Two years ago, the state Legislature wisely approved the use of recreational marijuana in New York.
People at least 21 years of age may possess up to 3 ounces of cannabis or up to 24 grams of concentrated cannabis in public. Individuals also may smoke marijuana anyplace that cigarette smoking is allowed.
In addition, the law authorizes people to sell recreational marijuana. Provisions for dispensaries and licenses were established last year.
The state and participating municipalities stand to earn considerable tax revenues through the legal sale of recreational marijuana. Communities were given the option of deciding whether they would allow dispensaries within their borders.
One concern is how to deal with people who lack the proper credentials to sell marijuana. Officials in the village of Massena are raising this question and want to hear from state authorities on how to proceed.
“Village officials are waiting to hear back from the state to discuss what Mayor Gregory M. Paquin believes are multiple illegal marijuana dispensaries operating within the village limits. … Trustee Kenneth J. McGowan said the Code Enforcement Office has been working on draft cannabis code language to address dispensaries in the village,” according to a story published April 1 by the Watertown Daily Times. “Trustees had adopted a resolution in October 2021 that authorized cannabis dispensaries in the village, but not on-site consumption. However, those operating in the village have not received official authorization by the state to do business. Gov. Kathleen C. Hochul has proposed legislation that would give New York authorities expanded power to shut down illegal pot shops and levy fines of up to $200,000. The new bill would give the state Office of Cannabis Management and state tax officials new powers to crack down on unlicensed activity. The cannabis office would have expanded authority to seize illicit products and establish procedures for the government to shut down unlicensed businesses. Violations could lead to fines of $200,000 for illicit cannabis plants or products, and businesses could be fined $10,000 a day for selling cannabis without a license.”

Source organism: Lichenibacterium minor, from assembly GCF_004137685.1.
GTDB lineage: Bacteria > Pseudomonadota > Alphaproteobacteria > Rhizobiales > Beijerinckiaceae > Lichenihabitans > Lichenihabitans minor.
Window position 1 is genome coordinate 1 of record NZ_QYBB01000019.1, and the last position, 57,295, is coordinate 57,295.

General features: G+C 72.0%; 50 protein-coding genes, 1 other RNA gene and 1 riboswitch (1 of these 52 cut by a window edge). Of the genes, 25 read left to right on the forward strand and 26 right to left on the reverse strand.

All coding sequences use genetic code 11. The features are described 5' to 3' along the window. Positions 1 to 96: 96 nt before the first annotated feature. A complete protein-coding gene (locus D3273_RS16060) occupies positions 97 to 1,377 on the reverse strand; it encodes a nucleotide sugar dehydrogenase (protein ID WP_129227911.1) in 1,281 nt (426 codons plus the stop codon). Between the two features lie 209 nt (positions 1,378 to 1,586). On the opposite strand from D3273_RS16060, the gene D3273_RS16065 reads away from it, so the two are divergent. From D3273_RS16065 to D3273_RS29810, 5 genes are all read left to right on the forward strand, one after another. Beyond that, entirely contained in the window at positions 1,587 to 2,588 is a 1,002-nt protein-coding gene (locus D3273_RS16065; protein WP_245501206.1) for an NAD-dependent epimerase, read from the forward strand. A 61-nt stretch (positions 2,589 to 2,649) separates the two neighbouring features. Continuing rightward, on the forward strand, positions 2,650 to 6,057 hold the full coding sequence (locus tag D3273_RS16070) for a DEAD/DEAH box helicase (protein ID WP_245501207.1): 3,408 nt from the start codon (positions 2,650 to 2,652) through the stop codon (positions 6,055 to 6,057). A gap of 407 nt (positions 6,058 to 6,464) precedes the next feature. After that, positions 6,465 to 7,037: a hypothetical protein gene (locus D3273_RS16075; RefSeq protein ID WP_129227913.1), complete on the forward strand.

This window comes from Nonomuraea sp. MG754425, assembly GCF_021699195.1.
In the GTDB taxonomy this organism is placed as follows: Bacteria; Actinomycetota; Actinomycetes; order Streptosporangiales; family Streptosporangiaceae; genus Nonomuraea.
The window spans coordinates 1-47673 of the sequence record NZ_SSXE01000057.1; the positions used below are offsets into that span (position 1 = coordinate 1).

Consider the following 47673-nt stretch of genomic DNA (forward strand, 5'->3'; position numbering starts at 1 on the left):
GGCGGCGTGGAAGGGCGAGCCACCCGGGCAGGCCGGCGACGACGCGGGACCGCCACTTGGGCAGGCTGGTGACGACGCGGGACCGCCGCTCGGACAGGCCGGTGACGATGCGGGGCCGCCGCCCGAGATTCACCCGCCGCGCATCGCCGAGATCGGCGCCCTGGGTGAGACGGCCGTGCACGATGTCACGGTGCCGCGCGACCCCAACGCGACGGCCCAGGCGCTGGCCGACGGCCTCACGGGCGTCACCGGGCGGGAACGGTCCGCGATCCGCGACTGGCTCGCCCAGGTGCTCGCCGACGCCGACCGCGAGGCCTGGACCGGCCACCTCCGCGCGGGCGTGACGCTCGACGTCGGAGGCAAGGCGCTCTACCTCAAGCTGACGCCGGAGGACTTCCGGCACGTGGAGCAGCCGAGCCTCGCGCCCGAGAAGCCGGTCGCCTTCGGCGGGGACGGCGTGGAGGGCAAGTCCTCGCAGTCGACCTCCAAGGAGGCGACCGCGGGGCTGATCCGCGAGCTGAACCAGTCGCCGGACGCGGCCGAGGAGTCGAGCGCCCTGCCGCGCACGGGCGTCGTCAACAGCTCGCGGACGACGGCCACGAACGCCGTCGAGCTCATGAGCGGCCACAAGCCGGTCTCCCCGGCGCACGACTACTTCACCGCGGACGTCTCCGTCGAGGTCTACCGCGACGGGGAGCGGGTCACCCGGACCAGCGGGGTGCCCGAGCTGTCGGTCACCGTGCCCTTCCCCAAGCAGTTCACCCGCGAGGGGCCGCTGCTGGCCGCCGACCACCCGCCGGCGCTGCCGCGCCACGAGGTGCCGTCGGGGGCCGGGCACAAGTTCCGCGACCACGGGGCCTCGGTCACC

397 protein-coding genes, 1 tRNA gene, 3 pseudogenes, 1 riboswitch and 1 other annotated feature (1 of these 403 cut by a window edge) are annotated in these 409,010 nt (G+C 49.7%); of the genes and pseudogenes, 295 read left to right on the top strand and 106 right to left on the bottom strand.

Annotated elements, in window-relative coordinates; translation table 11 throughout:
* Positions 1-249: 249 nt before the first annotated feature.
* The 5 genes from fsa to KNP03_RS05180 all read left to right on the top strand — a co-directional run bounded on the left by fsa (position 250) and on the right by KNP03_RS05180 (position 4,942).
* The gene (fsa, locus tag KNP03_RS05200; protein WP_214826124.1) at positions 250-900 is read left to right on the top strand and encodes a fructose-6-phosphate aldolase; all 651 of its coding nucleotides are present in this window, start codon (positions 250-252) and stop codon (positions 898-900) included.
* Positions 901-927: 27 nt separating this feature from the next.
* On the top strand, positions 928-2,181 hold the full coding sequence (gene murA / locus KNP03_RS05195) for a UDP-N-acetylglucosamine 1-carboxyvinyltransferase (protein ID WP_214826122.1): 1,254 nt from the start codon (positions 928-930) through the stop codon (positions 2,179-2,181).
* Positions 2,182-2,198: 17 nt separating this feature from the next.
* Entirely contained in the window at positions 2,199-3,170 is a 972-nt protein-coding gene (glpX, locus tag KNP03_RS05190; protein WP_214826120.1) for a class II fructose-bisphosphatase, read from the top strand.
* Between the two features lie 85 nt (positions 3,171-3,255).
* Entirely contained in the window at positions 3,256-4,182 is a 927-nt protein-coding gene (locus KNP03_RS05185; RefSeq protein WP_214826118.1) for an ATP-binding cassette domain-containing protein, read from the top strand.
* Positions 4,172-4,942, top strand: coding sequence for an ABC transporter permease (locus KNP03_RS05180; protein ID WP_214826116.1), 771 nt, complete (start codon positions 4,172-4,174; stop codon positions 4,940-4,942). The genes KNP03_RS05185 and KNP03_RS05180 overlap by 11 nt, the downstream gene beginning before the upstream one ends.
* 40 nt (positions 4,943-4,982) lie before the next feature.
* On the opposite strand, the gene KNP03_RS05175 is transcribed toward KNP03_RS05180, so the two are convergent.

There is an added wrinkle with the situation in Massena. Some businesses have created establishments along the long disputed “Massena Square mile.” The St. Regis Mohawk Tribe in Akwesasne has laid claim to this land.
Massena officials said they haven’t heard all that much from state authorities on how to address their concerns. This is unfortunate but not surprising. Representatives of New York’s government have earned a reputation for taking their time in responding to questions and providing answers of limited value.
The state Office of Cannabis Management should work with the village of Massena to address the concerns raised by the unlicensed shops. The state last year awarded the initial round of conditional adult-use retail dispensary licenses, so we understand that staff members of the office are quite busy right now.
However, the village needs direction on how to deal with the shops that are operating without licenses. The longer this situation goes on without being addressed, the more likely it is that other unauthorized shops will open.
We supported the state’s plans to permit the use and sale of recreational marijuana. But it’s vital to establish and enforce rules. Massena deserves answers to its questions, and New York authorities should return their calls on this.
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